Monday, February 29, 2016

Leap-Day Monday Musings

What a month. I’m actually glad we got an extra day for February. I can’t articulate a rational reason for this—it’s just a day we’ve slapped an arbitrary number and name to—but I’m glad, and that’s a good emotion for a Monday.

Apropos of not much, I don’t recall there being a big deal about Leap Day four years ago when it last rolled around. What the hell. About time we exploited the occasion for a hashtag. I’ll accept any excuse for a party.

What a month, though. In Colorado Springs, we kicked it off with the kind of high-volume snowstorm no one’s seen around here since the same time in 2007. The road outside my house was slush for a week. 

Then the Broncos beat the odds and won a Super Bowl that surprised me by actually dialing back on the overall hype, despite this being its golden anniversary. It’s hard to believe that was three weeks ago. 

That the month quickly warmed up with many days in the 50s and 60sF helped a lot in this regard. It was an unnatural state of affairs for this area at this time of year, and I shudder to think what this means for the summer to come. Still, I was able to get out and walk and run in comfort, and that did a lot to help with the ol’ seasonal blues.

For some reason I couldn’t bring myself to do the taxes,. though. I set aside weekend after weekend until last Friday night, the last Friday of the month, when I could stand it no more. I could justify the procrastination inasmuch as working with TurboTax is a pain in the ass that takes twice as long to do for all the “Are you sure you don’t want to pay a pile of money for all these features an impecunious nobody like you would never need?” screens that slow the process.

Still, we needed that refund, and it turned out to be larger than I thought it would be. As I had to engage directly with the Colorado Department of Revenue’s breathtakingly cluttered and inelegant website, I saved the state taxes for Saturday. I knocked out my grown daughter’s federal and state taxes yesterday, and told her the fee for next year’s accounting services are going up from a 12-pack of beer to a case next year. We’re all getting too old for this shit.

With that out of the way, I’m free to do all the things I should have been doing all along, but haven’t quite worked up the nerve to do. 

The Wrong Kind of Dead is still in re-fit to accommodate the big scenes that will bring the novel to its climax and close. It’s a lot of work bringing this together with the other two books, and making it all work, especially as these are my first books, and I was a completely different writer for each one of the years I’ve devoted to those individual books. I consider myself a competent enough writer, but I’m still not sure that, after all these decades of bashing things out, I have an actual voice, a recognizable style.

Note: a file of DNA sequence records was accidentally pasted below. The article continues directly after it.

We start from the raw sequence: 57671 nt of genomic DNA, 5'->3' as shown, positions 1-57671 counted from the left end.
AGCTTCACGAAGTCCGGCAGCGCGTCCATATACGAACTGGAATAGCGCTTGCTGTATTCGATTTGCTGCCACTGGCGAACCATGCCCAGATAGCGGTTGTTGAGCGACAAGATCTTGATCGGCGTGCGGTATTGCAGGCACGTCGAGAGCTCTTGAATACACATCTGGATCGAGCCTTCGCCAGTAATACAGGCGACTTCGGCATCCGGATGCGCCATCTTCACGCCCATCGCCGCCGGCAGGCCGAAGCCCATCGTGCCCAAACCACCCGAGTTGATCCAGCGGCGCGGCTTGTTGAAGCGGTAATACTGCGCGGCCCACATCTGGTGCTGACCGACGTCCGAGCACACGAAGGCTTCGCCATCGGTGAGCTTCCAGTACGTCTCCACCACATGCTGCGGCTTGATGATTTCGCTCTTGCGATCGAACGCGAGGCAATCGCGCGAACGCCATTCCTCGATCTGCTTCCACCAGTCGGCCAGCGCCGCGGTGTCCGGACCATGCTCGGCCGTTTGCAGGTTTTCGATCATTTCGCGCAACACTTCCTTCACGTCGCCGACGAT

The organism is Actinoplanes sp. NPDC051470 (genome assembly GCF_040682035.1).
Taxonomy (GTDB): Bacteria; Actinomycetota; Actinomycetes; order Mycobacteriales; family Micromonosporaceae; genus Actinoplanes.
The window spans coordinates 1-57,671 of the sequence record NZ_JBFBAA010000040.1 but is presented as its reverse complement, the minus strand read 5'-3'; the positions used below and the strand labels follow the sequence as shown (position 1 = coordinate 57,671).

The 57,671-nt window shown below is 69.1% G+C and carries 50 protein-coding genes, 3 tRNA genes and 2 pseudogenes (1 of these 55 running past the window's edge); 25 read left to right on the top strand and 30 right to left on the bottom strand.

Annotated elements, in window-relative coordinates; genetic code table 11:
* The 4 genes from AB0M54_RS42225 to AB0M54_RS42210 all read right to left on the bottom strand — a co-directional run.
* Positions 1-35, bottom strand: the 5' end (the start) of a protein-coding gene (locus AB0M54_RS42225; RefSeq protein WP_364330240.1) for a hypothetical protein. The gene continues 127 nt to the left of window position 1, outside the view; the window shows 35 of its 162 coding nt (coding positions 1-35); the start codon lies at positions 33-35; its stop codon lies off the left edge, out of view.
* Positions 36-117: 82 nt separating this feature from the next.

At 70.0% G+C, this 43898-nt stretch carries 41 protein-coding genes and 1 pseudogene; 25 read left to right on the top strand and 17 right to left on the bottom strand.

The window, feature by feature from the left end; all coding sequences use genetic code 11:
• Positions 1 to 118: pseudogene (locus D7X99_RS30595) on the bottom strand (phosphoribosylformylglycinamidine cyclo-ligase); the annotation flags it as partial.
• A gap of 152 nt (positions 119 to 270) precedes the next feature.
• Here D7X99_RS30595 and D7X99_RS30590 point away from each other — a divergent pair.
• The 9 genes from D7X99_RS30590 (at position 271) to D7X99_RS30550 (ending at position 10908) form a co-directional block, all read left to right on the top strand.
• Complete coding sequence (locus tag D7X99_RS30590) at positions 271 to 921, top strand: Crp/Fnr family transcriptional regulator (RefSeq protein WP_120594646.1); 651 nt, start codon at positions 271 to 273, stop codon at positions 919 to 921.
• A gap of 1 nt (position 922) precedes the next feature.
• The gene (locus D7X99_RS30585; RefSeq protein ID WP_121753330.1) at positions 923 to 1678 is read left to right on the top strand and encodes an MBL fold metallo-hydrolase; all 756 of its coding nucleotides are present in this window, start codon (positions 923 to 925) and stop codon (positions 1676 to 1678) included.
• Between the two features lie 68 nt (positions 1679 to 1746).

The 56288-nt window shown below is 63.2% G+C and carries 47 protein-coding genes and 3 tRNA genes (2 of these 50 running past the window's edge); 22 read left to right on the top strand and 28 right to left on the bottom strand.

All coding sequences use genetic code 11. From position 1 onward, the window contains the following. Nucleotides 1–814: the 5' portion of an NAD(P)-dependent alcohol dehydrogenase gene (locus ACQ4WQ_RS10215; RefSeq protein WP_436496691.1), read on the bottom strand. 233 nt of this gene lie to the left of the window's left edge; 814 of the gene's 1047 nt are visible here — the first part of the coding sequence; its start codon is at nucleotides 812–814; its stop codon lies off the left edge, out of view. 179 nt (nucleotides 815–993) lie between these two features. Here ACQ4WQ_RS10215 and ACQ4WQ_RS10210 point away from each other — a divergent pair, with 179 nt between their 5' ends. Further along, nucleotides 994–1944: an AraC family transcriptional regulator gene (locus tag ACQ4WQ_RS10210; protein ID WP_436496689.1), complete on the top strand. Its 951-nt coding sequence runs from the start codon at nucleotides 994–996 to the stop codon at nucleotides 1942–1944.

There is no time to fuss over that, though. I’ve got to write and post this before the day is up in this hemisphere. And then there are the promotional podcasts and trailers to make.

Okay, I’ve talked myself into it.

Happy Leap Day, and Happy New Month! February was a the best so far for me in terms of blog visits, book sales, and Twitter impressions. Even my weight loss program, however halt and lame, is on track. I’m not quite over the top yet, though. March might be the month everything breaks big, if I can only meet it halfway.

Meet you at the summit.


Thursday, February 25, 2016

Happy 99th Birthday, Anthony Burgess

25 February 1917 - 22 November 1993

I normally hold novels with gimmicky language in contempt, but Anthony Burgess made his Russian-inspired patois in A Clockwork Orange such jolly dark fun to read. God help me, there was a brief period in 1982 after I first read the book in which I’d actually talk like this to people. Like I said, it was a brief period. It was horrorshow in the more literal sense of the English portmanteau than a clever homophone for the Russian word for “good.”
From Weirdbook Magazine’s Facebook page. They’re on a hot streak with the memes and creepy art this week.

As someone who’s written a few disturbing scenes for novels, I love the legend about Anthony Burgess presumably staying drunk while writing the A Clockwork Orange because it was the only way he could handle the grim material. If it’s not true—who cares, print the legend!

I would be remiss if I didn’t mention that A Clockwork Orange is merely the most popular and well-known of Anthony Burgess’ varied and vast career, not only as a prolific novelist and critic, but as a composer. You can look it up. For another dark speculative fiction novel of Burgess’ that seems most prescient given our media’s obsession with certain fads and how those are used to control a population’s focus of attention, I recommend The Wanting Seed.

Tuesday, February 23, 2016

Chapter 12 of The WRONG KIND of DEAD: “Showdown at the Smiley Place”

From the ALL-NEW, Yet-To-Be Proofed and Published FINAL BOOK of the SAGA of the DEAD SILENCER

PREVIOUS EPISODE: Chapter 11: “Welcome to the Boomtown”

I lay the AR-15 in the flatbed as we turn onto the road for Loretta Smiley’s place. This likely saves us from being shot up immediately as the men in black body armor jump out at us from the woods on both sides, weapons at the ready.

Agnes squeezes the button on the flame thrower. Ethan is already taking out the rest with his rifle as Elyssa’s SUV pulls up immediately behind us. Satisfied there are no further surprises, we roll around this latest bunch of road kill to find Loretta’s driveway filled with vehicles with U.S. government tags. Agnes and I wave the rest of the convoy to ride past as we pull into the yard.